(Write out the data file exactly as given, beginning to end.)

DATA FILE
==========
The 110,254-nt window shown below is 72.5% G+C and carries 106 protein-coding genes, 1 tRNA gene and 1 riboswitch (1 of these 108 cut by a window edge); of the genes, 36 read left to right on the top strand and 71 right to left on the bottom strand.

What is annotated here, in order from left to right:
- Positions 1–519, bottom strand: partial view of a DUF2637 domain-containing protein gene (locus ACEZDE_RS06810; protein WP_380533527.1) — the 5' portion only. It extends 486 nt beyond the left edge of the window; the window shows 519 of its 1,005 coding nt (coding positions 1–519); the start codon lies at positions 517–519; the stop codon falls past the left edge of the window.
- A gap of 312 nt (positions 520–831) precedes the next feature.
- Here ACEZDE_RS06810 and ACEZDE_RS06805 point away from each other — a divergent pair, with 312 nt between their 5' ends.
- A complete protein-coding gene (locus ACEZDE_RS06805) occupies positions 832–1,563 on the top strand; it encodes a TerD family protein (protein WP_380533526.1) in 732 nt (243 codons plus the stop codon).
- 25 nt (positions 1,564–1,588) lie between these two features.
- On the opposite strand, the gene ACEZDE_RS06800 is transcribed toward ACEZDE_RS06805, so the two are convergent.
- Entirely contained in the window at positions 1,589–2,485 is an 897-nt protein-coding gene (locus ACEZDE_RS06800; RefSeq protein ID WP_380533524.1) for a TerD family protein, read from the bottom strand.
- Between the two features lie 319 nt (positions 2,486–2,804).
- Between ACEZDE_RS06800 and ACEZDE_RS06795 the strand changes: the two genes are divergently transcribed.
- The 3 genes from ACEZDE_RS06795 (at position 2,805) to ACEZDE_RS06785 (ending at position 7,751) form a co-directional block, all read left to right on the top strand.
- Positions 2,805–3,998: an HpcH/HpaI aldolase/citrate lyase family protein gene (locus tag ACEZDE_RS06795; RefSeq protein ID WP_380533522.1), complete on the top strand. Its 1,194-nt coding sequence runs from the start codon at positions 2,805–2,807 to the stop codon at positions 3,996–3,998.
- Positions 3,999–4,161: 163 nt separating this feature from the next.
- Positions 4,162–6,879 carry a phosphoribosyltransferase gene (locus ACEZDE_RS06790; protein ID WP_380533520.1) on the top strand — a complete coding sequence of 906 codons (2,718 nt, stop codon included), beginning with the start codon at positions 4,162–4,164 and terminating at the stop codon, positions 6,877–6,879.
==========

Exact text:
The 110,254-nt window shown below is 72.5% G+C and carries 106 protein-coding genes, 1 tRNA gene and 1 riboswitch (1 of these 108 cut by a window edge); of the genes, 36 read left to right on the top strand and 71 right to left on the bottom strand.

What is annotated here, in order from left to right:
- Positions 1–519, bottom strand: partial view of a DUF2637 domain-containing protein gene (locus ACEZDE_RS06810; protein WP_380533527.1) — the 5' portion only. It extends 486 nt beyond the left edge of the window; the window shows 519 of its 1,005 coding nt (coding positions 1–519); the start codon lies at positions 517–519; the stop codon falls past the left edge of the window.
- A gap of 312 nt (positions 520–831) precedes the next feature.
- Here ACEZDE_RS06810 and ACEZDE_RS06805 point away from each other — a divergent pair, with 312 nt between their 5' ends.
- A complete protein-coding gene (locus ACEZDE_RS06805) occupies positions 832–1,563 on the top strand; it encodes a TerD family protein (protein WP_380533526.1) in 732 nt (243 codons plus the stop codon).
- 25 nt (positions 1,564–1,588) lie between these two features.
- On the opposite strand, the gene ACEZDE_RS06800 is transcribed toward ACEZDE_RS06805, so the two are convergent.
- Entirely contained in the window at positions 1,589–2,485 is an 897-nt protein-coding gene (locus ACEZDE_RS06800; RefSeq protein ID WP_380533524.1) for a TerD family protein, read from the bottom strand.
- Between the two features lie 319 nt (positions 2,486–2,804).
- Between ACEZDE_RS06800 and ACEZDE_RS06795 the strand changes: the two genes are divergently transcribed.
- The 3 genes from ACEZDE_RS06795 (at position 2,805) to ACEZDE_RS06785 (ending at position 7,751) form a co-directional block, all read left to right on the top strand.
- Positions 2,805–3,998: an HpcH/HpaI aldolase/citrate lyase family protein gene (locus tag ACEZDE_RS06795; RefSeq protein ID WP_380533522.1), complete on the top strand. Its 1,194-nt coding sequence runs from the start codon at positions 2,805–2,807 to the stop codon at positions 3,996–3,998.
- Positions 3,999–4,161: 163 nt separating this feature from the next.
- Positions 4,162–6,879 carry a phosphoribosyltransferase gene (locus ACEZDE_RS06790; protein ID WP_380533520.1) on the top strand — a complete coding sequence of 906 codons (2,718 nt, stop codon included), beginning with the start codon at positions 4,162–4,164 and terminating at the stop codon, positions 6,877–6,879.